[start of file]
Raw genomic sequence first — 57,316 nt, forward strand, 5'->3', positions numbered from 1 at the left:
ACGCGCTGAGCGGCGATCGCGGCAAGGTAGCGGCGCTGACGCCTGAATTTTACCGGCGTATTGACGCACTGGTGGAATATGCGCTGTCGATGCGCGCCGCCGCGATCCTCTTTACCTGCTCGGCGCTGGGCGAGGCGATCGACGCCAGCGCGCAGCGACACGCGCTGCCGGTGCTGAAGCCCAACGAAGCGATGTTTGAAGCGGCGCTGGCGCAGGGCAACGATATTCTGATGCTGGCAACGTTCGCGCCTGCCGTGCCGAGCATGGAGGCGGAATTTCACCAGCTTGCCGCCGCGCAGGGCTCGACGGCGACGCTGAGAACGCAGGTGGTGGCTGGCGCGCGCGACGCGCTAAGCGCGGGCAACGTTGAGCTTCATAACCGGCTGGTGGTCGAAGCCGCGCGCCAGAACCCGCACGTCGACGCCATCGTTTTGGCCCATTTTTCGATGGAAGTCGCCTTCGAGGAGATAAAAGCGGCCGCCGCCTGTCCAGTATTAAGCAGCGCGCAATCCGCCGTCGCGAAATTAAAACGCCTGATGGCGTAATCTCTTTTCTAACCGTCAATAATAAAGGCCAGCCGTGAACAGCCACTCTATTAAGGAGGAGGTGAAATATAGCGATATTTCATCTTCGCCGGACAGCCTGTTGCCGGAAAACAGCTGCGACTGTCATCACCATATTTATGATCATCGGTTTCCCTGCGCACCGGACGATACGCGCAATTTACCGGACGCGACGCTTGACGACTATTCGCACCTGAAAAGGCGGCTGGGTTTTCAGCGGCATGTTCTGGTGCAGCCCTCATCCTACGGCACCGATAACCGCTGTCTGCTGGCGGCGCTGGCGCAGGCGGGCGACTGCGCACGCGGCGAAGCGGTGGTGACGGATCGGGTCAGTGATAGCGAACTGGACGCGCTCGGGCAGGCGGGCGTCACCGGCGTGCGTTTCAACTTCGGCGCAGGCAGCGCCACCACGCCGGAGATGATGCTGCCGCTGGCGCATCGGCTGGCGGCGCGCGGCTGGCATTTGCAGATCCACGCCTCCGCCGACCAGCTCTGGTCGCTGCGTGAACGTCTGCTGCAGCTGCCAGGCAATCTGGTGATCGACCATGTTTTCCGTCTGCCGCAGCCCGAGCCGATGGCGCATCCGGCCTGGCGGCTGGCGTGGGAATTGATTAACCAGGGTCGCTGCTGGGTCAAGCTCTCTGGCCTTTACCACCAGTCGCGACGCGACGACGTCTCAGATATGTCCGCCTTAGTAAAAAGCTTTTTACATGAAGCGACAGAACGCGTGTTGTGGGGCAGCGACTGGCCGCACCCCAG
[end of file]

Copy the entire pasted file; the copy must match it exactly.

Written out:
Raw genomic sequence first — 57,316 nt, forward strand, 5'->3', positions numbered from 1 at the left:
ACGCGCTGAGCGGCGATCGCGGCAAGGTAGCGGCGCTGACGCCTGAATTTTACCGGCGTATTGACGCACTGGTGGAATATGCGCTGTCGATGCGCGCCGCCGCGATCCTCTTTACCTGCTCGGCGCTGGGCGAGGCGATCGACGCCAGCGCGCAGCGACACGCGCTGCCGGTGCTGAAGCCCAACGAAGCGATGTTTGAAGCGGCGCTGGCGCAGGGCAACGATATTCTGATGCTGGCAACGTTCGCGCCTGCCGTGCCGAGCATGGAGGCGGAATTTCACCAGCTTGCCGCCGCGCAGGGCTCGACGGCGACGCTGAGAACGCAGGTGGTGGCTGGCGCGCGCGACGCGCTAAGCGCGGGCAACGTTGAGCTTCATAACCGGCTGGTGGTCGAAGCCGCGCGCCAGAACCCGCACGTCGACGCCATCGTTTTGGCCCATTTTTCGATGGAAGTCGCCTTCGAGGAGATAAAAGCGGCCGCCGCCTGTCCAGTATTAAGCAGCGCGCAATCCGCCGTCGCGAAATTAAAACGCCTGATGGCGTAATCTCTTTTCTAACCGTCAATAATAAAGGCCAGCCGTGAACAGCCACTCTATTAAGGAGGAGGTGAAATATAGCGATATTTCATCTTCGCCGGACAGCCTGTTGCCGGAAAACAGCTGCGACTGTCATCACCATATTTATGATCATCGGTTTCCCTGCGCACCGGACGATACGCGCAATTTACCGGACGCGACGCTTGACGACTATTCGCACCTGAAAAGGCGGCTGGGTTTTCAGCGGCATGTTCTGGTGCAGCCCTCATCCTACGGCACCGATAACCGCTGTCTGCTGGCGGCGCTGGCGCAGGCGGGCGACTGCGCACGCGGCGAAGCGGTGGTGACGGATCGGGTCAGTGATAGCGAACTGGACGCGCTCGGGCAGGCGGGCGTCACCGGCGTGCGTTTCAACTTCGGCGCAGGCAGCGCCACCACGCCGGAGATGATGCTGCCGCTGGCGCATCGGCTGGCGGCGCGCGGCTGGCATTTGCAGATCCACGCCTCCGCCGACCAGCTCTGGTCGCTGCGTGAACGTCTGCTGCAGCTGCCAGGCAATCTGGTGATCGACCATGTTTTCCGTCTGCCGCAGCCCGAGCCGATGGCGCATCCGGCCTGGCGGCTGGCGTGGGAATTGATTAACCAGGGTCGCTGCTGGGTCAAGCTCTCTGGCCTTTACCACCAGTCGCGACGCGACGACGTCTCAGATATGTCCGCCTTAGTAAAAAGCTTTTTACATGAAGCGACAGAACGCGTGTTGTGGGGCAGCGACTGGCCGCACCCCAG